Advice | Carolyn Hax: Stepkids exclude her, and husband says to 'try … – The Washington Post

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Dear Carolyn: My husband has two children who were 18 and 25 when we married. I met him after his divorce. His children now have children and the mothers told the children I was not a real grandmother because I was a step.
My husband will not address this with them but feels I should try harder — like I am the Velveteen Rabbit trying to earn realness. I don’t want to. I would rather spend the times when I am excluded on myself.
— Not Real
Not Real: It is unacceptable that he expects you to “try harder” without doing so himself. Say this to him explicitly. Then, literally or figuratively, book your spa day. He can think over his options while he goes solo to see his kids.
There are obviously subtleties to navigate with any blended family at any stage. But it’s not even remotely debatable that it’s on him to do the heavy lifting with his own family, certainly before he assigns any to his spouse.
Dear Carolyn: My spouse has severe celiac disease — the real McCoy with almost shocklike reactions requiring emergency treatment, injections, etc.
She had a severe reaction after eating at a close friend’s house, probably due to lax gluten vigilance during cooking. We didn’t want to embarrass them and never told them about that episode.
Now they keep inviting us over, but we are afraid to go and running out of excuses. Any suggestions?
— Asking For a Friend
Asking For a Friend: Tell people the truth, oh my goodness. It may “embarrass” them, but at least they’ll know what to be embarrassed about. That’s not true of a string of excuses so long you’re depleting your supply of them — which probably embarrasses them, too, but also leaves them to wonder whether they annoy you, bore you, or smell.
Since the incident was a while ago, use that and skip the specifics of whose food caused what reaction. Just: “We probably should have said something sooner. We’re being super cautious with dinner invitations because of Spouse’s severe gluten sensitivity. We’d love to see you, though, and would gladly …” have you over here/meet at a restaurant/go to your house for a potluck so you can bring foods that are safe for your spouse.
People can handle a lot when it’s in the context of your liking them enough to want to find ways to see them.
Hi Carolyn: I own a summer cabin with my brother and his wife. We usually are not at the cabin at the same time, but sometimes we overlap.
I recently got a cat, and my brother and sister-in-law said I can’t have the cat at the cabin because my sister-in-law is highly allergic. I said I would try a different type of cat food that should help with allergies and I would not overlap with them — I would vacate whenever they decided to use it and clean it well before I left.
They said no, I just can’t have the cat there. I will have to board the cat for most of the summer then, and the cat has been an important companion for me (I’m single).
I don’t have any idea how to bridge this gap since I suggested some compromises and they said no. Any ideas? This was my dad’s cabin, and we inherited it. I’m worried about other negotiations relating to co-ownership because they don’t seem to want to compromise.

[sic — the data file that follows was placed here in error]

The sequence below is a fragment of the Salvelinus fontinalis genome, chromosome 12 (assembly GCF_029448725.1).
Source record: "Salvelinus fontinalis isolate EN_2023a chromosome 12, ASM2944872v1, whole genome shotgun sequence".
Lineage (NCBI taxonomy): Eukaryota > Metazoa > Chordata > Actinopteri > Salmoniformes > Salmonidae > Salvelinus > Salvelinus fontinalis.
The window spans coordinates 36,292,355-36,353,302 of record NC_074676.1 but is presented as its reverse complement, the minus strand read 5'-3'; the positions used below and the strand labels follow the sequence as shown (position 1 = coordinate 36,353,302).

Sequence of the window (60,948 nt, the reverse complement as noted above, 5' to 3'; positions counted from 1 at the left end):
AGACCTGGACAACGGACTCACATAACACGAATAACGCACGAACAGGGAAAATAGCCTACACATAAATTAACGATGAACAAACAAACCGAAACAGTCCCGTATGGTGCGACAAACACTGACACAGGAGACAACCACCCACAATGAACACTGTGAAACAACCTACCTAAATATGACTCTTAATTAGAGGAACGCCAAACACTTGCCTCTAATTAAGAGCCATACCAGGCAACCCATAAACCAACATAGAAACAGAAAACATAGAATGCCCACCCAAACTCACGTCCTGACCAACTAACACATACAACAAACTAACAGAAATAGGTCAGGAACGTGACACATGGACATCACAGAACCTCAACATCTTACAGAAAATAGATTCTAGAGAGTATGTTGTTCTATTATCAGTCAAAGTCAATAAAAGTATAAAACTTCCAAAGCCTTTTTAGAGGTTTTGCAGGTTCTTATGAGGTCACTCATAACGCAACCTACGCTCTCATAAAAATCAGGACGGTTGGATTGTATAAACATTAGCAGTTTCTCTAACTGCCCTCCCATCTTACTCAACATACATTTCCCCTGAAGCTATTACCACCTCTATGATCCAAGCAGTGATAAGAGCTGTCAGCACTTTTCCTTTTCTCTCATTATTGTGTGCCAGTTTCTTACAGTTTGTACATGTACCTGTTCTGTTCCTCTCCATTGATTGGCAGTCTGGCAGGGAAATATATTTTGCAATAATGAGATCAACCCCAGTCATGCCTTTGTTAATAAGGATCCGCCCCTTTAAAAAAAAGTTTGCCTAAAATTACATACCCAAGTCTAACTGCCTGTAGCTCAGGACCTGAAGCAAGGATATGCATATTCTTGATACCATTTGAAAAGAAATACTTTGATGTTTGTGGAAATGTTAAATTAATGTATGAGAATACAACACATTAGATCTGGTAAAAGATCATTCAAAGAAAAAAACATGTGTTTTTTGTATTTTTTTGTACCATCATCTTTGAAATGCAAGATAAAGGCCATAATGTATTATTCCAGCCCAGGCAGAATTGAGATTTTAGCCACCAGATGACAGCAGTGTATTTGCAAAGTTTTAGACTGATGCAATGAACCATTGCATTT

— Cat Lady
Cat Lady: The attachment to a companion animal is real and valid and warrants consideration, but yours does not get priority over your sister-in-law’s attachment to breathing.
Severe allergies are not vehicles for compromise. I’m sorry. It’s not a matter of “want.”
Boarding your cat sounds awful, too, though, even cruel. So maybe this arrangement would work better: alternate summers. It’s still shared ownership, just by the year instead of by the month or week or weekend, to allow deep cleaning and time to neutralize the allergens.
Neither of you will like having to go without your summer place for so long, presumably, but in one sense, it’s like the allergy itself: It’s not about what you want, it’s about what is. There’s no wiggle room or special-food option to work on the margins. There’s only a jointly owned summer cabin that you share on a schedule that isn’t ideal but is both cat- and allergy-friendly — or, there’s no more jointly owned cabin.
Being an odd-years-only vacationer sounds a lot better, to me at least, than one of you buying the other out or forcing a sale, which is where you’re headed if one can’t use it and the other won’t budge.
By the way — IF allergy treatments are an option (Big If), then the only soul who has to alternate years on this plan is the cat. You could visit catless during your off years, and your preventively equipped sister-in-law could brave the cat on their off years. You can’t ask her to do that, or even suggest it, but IFFF it’s a medically viable option, then it’s certainly one she can pursue.
Answer this week’s reader question:
Ex has ‘creepy’ interest in my life
From the archive:
Her boyfriend squawks about her ex, who’s also her sister’s in-law
Can you retain a friendship after hurtful comments?
Is it greedy to ask about an inheritance? For planning purposes, of course.
Dad says dessert should be on his timeline
I couldn’t measure up to her ex, so she must be the problem, right?
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